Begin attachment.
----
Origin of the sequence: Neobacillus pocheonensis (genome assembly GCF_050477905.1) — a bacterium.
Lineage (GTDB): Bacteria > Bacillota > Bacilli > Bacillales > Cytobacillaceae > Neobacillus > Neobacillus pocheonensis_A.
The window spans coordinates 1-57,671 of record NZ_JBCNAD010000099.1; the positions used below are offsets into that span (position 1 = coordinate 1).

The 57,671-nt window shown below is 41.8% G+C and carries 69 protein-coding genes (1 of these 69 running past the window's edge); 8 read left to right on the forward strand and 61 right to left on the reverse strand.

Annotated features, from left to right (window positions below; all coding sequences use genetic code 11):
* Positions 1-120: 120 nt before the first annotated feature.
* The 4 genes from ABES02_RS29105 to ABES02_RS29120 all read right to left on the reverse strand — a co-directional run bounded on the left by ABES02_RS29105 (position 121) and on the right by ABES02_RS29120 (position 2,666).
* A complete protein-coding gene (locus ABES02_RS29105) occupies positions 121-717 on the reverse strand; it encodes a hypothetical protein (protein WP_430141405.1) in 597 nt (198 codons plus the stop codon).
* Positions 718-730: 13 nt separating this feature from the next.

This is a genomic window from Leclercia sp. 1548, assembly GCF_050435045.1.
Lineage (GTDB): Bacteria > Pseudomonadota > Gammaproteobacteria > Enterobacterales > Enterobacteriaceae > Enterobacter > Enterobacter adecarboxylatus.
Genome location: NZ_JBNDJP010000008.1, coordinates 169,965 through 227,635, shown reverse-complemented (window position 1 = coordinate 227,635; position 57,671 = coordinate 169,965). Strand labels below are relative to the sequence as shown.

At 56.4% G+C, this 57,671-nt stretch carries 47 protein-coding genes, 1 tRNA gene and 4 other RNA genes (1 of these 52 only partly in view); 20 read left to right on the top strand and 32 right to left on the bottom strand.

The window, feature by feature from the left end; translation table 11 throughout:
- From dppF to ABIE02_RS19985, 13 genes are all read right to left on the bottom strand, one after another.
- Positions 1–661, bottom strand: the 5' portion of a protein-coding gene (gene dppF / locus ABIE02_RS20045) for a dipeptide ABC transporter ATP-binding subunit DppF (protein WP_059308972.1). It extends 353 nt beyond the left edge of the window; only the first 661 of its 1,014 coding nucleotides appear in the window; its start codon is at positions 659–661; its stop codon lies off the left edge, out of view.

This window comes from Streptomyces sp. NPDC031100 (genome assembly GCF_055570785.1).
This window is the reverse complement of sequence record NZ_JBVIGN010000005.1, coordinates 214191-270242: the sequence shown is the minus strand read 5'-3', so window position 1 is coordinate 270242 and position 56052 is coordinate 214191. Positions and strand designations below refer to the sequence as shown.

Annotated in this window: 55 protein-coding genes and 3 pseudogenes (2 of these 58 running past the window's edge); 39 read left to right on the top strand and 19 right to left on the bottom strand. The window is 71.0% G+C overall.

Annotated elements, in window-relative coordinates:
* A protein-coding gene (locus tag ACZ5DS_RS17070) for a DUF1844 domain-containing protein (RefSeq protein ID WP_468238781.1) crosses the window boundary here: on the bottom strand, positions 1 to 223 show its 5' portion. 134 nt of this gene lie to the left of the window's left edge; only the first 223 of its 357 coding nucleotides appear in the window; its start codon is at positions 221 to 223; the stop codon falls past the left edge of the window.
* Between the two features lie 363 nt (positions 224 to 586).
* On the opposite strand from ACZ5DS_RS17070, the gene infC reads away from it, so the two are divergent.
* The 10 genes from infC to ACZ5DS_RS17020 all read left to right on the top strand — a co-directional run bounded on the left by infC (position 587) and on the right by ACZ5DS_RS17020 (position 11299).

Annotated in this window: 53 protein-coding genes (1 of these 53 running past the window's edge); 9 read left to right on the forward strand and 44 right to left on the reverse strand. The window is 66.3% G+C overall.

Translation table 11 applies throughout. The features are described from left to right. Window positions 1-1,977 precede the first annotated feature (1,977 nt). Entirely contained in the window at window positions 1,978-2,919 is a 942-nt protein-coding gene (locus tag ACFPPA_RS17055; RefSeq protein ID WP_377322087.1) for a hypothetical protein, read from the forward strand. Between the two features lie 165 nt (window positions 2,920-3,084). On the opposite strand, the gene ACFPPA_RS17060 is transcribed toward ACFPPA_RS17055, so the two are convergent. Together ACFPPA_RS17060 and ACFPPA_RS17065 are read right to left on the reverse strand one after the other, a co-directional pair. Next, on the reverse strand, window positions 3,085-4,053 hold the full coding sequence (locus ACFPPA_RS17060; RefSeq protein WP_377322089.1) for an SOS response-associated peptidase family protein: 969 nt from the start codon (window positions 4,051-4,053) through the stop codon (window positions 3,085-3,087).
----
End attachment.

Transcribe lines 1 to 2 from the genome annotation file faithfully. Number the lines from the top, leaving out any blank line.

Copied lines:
Origin of the sequence: Neobacillus pocheonensis (genome assembly GCF_050477905.1) — a bacterium.
Lineage (GTDB): Bacteria > Bacillota > Bacilli > Bacillales > Cytobacillaceae > Neobacillus > Neobacillus pocheonensis_A.